All coalition partners’ concerns have been allayed, claims information minister while announcing session for tomorrow (Wednesday)
The Pakistan Tehreek-e-Insaf (PTI)-led government on Monday announced it will convene a joint session of Parliament on Wednesday (tomorrow) in a bid to get “eight to 10” bills passed, including one related to the use of electronic voting machines in the next general elections.
Earlier, Prime Minister Imran Khan chaired a meeting of the PTI’s allied parties—the Muttahida Qaumi Movement and the Pakistan Muslim League-Quaid—in which he sought to allay their concerns over the EVMs and granting overseas Pakistanis the right to vote from their place of residence. According to sources, the two parties said they were willing to support the government but refused to offer outright support.
However, the government maintains that all issues have been resolved and the allies will vote with the government in the joint session. “Reservations of the coalition partners have been removed and the government has unanimously decided to convene a joint session of Parliament on Wednesday,” Information Minister Chaudhry Fawad Hussain told a press conference. He said the government would present pending bills related to the “national interest”, adding that leadership of the MQM, PMLQ, Balochistan Awami Party and the Grand Democratic Alliance had all expressed “full confidence” in the prime minister’s leadership.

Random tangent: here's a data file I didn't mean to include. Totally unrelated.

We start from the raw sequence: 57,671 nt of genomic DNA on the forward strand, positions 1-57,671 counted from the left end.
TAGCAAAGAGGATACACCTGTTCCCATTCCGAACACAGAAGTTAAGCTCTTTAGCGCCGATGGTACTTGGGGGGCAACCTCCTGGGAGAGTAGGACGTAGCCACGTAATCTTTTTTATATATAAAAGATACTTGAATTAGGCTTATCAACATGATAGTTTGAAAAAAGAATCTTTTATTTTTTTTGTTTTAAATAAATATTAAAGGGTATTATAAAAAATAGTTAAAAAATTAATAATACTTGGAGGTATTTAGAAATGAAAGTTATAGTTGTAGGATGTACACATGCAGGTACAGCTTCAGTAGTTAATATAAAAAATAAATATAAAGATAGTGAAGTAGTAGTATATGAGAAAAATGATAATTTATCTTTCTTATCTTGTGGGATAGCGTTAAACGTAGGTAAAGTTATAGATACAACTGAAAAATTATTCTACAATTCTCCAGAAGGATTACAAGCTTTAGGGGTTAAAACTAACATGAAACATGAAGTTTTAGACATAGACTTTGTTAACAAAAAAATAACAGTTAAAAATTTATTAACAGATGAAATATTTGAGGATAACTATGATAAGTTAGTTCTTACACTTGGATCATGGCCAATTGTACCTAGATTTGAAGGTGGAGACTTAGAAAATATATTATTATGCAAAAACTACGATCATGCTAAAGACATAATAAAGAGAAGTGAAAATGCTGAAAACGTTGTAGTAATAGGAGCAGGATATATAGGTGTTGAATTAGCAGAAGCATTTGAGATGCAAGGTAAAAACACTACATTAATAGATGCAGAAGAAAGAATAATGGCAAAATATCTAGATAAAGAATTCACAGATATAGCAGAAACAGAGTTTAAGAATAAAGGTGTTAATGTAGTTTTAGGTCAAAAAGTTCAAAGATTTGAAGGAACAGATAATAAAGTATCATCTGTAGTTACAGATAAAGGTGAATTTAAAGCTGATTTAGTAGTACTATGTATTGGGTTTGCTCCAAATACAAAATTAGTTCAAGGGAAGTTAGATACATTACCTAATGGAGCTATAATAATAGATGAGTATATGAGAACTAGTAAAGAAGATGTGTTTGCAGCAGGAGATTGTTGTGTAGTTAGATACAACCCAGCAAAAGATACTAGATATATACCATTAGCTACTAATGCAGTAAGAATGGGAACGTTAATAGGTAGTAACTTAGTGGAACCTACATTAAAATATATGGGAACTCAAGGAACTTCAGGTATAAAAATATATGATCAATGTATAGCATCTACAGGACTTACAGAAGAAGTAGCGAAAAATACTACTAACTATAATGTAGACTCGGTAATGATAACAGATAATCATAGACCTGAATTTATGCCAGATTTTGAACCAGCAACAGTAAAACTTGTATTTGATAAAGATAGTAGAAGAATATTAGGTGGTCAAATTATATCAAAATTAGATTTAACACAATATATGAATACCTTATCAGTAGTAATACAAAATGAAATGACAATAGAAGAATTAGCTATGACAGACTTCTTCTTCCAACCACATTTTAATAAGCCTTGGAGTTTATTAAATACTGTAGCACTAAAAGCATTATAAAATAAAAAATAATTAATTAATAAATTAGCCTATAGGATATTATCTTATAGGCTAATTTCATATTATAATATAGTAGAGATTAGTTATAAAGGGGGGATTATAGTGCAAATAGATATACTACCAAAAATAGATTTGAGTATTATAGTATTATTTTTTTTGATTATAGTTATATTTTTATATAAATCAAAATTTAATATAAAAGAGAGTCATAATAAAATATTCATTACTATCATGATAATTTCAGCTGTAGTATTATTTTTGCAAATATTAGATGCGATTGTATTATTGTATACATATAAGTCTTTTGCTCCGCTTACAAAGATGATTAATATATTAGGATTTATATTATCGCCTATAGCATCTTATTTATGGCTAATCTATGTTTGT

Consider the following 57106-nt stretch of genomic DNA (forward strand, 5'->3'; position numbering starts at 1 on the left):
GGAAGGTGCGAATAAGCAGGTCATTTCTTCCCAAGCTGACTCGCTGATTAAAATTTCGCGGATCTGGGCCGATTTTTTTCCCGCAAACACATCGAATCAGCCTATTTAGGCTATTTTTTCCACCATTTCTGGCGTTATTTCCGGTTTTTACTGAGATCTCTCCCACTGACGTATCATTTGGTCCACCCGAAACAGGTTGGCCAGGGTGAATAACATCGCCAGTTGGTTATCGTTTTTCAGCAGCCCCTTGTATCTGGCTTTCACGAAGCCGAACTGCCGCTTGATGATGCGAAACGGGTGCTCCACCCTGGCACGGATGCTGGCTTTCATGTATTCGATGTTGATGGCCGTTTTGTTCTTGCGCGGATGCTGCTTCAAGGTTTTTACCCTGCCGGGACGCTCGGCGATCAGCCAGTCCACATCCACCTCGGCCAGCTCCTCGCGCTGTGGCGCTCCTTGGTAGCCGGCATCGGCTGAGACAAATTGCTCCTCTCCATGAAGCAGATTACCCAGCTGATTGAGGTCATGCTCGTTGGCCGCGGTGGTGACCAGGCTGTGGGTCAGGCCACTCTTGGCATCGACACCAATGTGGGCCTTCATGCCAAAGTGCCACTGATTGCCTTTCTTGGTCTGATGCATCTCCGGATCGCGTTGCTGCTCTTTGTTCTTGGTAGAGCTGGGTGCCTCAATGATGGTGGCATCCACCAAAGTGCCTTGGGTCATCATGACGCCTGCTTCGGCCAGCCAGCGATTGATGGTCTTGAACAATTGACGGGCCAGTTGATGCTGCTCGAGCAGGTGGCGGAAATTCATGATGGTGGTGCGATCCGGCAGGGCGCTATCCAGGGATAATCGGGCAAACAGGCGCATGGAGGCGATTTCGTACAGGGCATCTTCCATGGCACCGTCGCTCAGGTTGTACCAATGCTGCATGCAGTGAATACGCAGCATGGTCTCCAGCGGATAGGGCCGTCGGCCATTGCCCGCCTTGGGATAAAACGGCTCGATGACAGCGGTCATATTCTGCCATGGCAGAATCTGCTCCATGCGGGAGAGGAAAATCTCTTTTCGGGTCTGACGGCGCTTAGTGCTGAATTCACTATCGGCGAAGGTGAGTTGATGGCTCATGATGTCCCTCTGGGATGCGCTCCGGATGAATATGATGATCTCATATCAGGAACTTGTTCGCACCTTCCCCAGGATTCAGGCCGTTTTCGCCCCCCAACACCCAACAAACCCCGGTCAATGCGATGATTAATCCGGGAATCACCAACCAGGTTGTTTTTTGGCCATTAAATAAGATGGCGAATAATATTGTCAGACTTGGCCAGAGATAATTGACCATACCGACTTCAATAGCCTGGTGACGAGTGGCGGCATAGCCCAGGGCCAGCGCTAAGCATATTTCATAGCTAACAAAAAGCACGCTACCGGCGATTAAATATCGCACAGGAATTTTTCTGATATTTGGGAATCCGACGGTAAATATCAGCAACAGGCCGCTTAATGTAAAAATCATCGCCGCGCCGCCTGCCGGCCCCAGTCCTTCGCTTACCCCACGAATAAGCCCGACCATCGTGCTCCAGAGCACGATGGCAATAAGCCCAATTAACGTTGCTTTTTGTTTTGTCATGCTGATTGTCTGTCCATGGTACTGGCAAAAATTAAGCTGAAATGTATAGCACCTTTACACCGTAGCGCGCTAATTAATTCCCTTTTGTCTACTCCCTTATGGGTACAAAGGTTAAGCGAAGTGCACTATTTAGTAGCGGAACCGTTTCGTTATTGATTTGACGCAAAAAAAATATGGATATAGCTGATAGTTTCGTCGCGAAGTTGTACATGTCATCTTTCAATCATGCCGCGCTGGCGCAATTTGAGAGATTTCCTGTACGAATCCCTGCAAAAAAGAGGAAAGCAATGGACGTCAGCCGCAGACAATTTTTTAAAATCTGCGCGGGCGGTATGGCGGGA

Interior Minister Sheikh Rashid Ahmed, who accompanied Fawad, stressed that the prime minister had allayed the concerns of all coalition members. “The allies have assured the prime minister that they will support all eight or 10 bills to be tabled in the joint sitting of the parliament,” he said, reiterating the government’s stance that EVMs would help prevent rigging in elections.
Separately, both the PMLQ and the MQM have claimed that they are still undecided on whether they would support the government in the joint session. The PMLQ has, in multiple press statements, has claimed it is becoming “difficult” to continue supporting the PTI due to its flawed economic policies. The MQM, meanwhile, has said that it would decide on its course of action in a party meeting.
This is the second time the government has summoned a joint session in a bid to get controversial bills passed. Last week, on Nov. 10, it abruptly cancelled a joint session after failing to secure the required numbers to ensure the passage of its legislation. At the time, the government’s allied parties had said that they had not been consulted over the bills and could not “blindly” support them.